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Since Hollywood is constantly relying on me to let them know what direction they should be heading in, I feel obliged to reveal what I consider to be among the horror fiction most egregiously overlooked by the people in Movieland. My beef isn't with horror films based on original screenplays--although they turn out crappy often enough--but with sequels and remakes. It's now reached a point where I simply don't want to see any more of them. I don't care if every hundredth one is worthwhile. Enough is enough!

I fully expected to give in for "King Kong," but upon learning that it tops three hours I got a bad case of icy feet. I'm still waiting for my dogs to thaw. What in the name of all that is unholy can justify a three-hour telling of "King Kong"?

Anyway, while I tend to my blood pressure, feel free to amuse yourself with the following handful of scary fiction titles, old and new, just ripe for the picking ...

  • "Stinger"--Now, here's a film that would actually have to be at least three hours long in order to work, but holy smokes would it be an attention grabber! The problem is that it's truly one of the great horror novels. Turning it into a film would be like playing with fire. Love, friendship, loyalty, courage, mind-numbing terror ... Robert R. McCammon's "Stinger" has it all.

  • "The Rats in the Walls"--Stuart Gordon really needs to add this to his catalog of Lovecraft adaptations. It's every bit as delightful as the title implies.

  • "The Damnation Game"--Yeah, I know. It's coming, it's coming. Well not soon enough, dammit. An adaptation of Clive Barker's quasi-gothic Faust tale is past due.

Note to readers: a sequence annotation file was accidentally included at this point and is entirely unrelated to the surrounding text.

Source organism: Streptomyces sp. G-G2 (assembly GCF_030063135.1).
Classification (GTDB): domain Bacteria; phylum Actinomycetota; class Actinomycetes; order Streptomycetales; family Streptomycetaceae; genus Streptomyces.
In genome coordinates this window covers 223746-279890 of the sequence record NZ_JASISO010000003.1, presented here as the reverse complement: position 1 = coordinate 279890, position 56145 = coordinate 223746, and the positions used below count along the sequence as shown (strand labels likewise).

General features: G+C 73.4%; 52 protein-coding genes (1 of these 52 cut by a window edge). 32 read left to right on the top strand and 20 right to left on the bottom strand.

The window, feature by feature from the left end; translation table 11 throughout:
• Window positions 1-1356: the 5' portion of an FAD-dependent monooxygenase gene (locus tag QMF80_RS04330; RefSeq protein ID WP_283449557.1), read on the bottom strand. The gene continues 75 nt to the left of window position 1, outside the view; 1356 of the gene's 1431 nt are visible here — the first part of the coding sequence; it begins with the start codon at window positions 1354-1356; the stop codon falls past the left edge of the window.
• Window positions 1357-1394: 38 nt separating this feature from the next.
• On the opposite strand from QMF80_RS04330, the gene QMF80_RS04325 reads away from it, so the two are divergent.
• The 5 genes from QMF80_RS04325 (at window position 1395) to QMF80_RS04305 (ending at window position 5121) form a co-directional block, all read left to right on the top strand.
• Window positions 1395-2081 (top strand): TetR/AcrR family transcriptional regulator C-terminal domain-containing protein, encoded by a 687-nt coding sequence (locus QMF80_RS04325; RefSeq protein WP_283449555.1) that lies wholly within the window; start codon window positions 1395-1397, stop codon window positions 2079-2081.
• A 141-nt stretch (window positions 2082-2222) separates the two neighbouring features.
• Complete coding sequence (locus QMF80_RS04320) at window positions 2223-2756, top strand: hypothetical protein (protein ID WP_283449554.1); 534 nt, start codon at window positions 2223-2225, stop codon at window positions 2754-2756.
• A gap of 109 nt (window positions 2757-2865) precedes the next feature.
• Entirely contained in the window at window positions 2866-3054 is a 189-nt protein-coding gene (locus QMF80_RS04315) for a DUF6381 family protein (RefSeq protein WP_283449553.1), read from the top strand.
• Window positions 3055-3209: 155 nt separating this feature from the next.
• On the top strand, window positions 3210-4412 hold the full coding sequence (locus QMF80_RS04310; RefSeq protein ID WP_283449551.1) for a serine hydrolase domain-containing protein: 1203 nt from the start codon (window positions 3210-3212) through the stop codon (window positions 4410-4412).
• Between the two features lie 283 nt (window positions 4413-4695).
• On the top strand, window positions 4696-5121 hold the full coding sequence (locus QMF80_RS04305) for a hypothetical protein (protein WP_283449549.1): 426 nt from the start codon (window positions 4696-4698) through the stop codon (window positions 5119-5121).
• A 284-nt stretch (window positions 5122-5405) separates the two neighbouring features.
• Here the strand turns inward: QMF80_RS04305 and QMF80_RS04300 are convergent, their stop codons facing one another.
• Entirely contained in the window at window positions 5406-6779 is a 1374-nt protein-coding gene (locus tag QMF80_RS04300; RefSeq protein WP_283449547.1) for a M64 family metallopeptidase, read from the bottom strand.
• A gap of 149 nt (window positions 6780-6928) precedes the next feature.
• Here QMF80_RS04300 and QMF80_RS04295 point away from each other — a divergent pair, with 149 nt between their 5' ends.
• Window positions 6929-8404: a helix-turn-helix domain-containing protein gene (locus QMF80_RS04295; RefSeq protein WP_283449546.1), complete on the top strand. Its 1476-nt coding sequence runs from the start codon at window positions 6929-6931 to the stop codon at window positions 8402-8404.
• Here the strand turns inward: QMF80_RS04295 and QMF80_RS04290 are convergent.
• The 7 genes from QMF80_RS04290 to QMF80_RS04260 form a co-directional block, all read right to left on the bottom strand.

• "Created By"--This would be one of the most satirical genre films of all time if it was produced. But please, let Richard Christian Matheson write the screenplay from his own novel. The voice and style are too original to be handed off.

  • "A Slate Roof in the Rain"--I don't mean this in a disrespectful way, but Jeremy Dyson's short story could probably be improved upon with the right cinematic treatment. It contains all the right atmosphere, but based as it is on the emotional impact of paintings (and the peculiar characteristics of some), it cries out to be adapted to a visual medium.

  • "She Loved to Cook"--There's a good chance you haven't heard of this one yet, but the author, Shyam Dodge, is one to watch. This story appears in Book II of the literary journal Sweet Fancy Moses. It's ripping good stuff. Psychological horror at its rawest.

--Pete Mesling

Posted by Pete on December 20, 2005 7:22 PM
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